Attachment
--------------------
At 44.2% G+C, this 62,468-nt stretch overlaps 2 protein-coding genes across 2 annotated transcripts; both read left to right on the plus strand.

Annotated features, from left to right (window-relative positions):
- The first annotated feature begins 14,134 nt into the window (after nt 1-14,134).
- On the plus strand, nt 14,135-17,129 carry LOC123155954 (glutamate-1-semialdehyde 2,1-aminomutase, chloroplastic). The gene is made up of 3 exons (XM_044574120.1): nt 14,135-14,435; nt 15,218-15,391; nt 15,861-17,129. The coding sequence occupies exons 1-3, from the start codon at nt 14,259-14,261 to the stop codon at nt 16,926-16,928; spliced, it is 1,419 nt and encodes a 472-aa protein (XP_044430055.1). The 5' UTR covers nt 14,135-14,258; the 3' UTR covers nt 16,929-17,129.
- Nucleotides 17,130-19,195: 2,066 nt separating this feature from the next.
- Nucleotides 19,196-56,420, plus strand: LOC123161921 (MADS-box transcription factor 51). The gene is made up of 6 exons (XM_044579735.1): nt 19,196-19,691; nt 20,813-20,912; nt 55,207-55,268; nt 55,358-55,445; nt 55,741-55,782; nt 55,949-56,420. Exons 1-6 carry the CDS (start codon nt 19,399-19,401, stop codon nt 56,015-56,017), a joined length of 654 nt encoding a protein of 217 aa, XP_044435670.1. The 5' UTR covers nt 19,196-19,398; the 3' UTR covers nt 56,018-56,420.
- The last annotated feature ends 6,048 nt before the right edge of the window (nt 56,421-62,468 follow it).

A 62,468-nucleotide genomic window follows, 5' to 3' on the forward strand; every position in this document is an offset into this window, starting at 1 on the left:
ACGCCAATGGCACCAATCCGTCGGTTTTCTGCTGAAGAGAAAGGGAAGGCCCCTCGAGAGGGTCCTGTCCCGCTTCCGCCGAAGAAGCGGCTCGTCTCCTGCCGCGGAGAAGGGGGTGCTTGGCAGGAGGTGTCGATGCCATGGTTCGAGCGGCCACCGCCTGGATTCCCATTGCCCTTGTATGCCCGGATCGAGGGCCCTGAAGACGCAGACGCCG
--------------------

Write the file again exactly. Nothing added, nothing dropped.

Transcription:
At 44.2% G+C, this 62,468-nt stretch overlaps 2 protein-coding genes across 2 annotated transcripts; both read left to right on the plus strand.

Annotated features, from left to right (window-relative positions):
- The first annotated feature begins 14,134 nt into the window (after nt 1-14,134).
- On the plus strand, nt 14,135-17,129 carry LOC123155954 (glutamate-1-semialdehyde 2,1-aminomutase, chloroplastic). The gene is made up of 3 exons (XM_044574120.1): nt 14,135-14,435; nt 15,218-15,391; nt 15,861-17,129. The coding sequence occupies exons 1-3, from the start codon at nt 14,259-14,261 to the stop codon at nt 16,926-16,928; spliced, it is 1,419 nt and encodes a 472-aa protein (XP_044430055.1). The 5' UTR covers nt 14,135-14,258; the 3' UTR covers nt 16,929-17,129.
- Nucleotides 17,130-19,195: 2,066 nt separating this feature from the next.
- Nucleotides 19,196-56,420, plus strand: LOC123161921 (MADS-box transcription factor 51). The gene is made up of 6 exons (XM_044579735.1): nt 19,196-19,691; nt 20,813-20,912; nt 55,207-55,268; nt 55,358-55,445; nt 55,741-55,782; nt 55,949-56,420. Exons 1-6 carry the CDS (start codon nt 19,399-19,401, stop codon nt 56,015-56,017), a joined length of 654 nt encoding a protein of 217 aa, XP_044435670.1. The 5' UTR covers nt 19,196-19,398; the 3' UTR covers nt 56,018-56,420.
- The last annotated feature ends 6,048 nt before the right edge of the window (nt 56,421-62,468 follow it).

A 62,468-nucleotide genomic window follows, 5' to 3' on the forward strand; every position in this document is an offset into this window, starting at 1 on the left:
ACGCCAATGGCACCAATCCGTCGGTTTTCTGCTGAAGAGAAAGGGAAGGCCCCTCGAGAGGGTCCTGTCCCGCTTCCGCCGAAGAAGCGGCTCGTCTCCTGCCGCGGAGAAGGGGGTGCTTGGCAGGAGGTGTCGATGCCATGGTTCGAGCGGCCACCGCCTGGATTCCCATTGCCCTTGTATGCCCGGATCGAGGGCCCTGAAGACGCAGACGCCG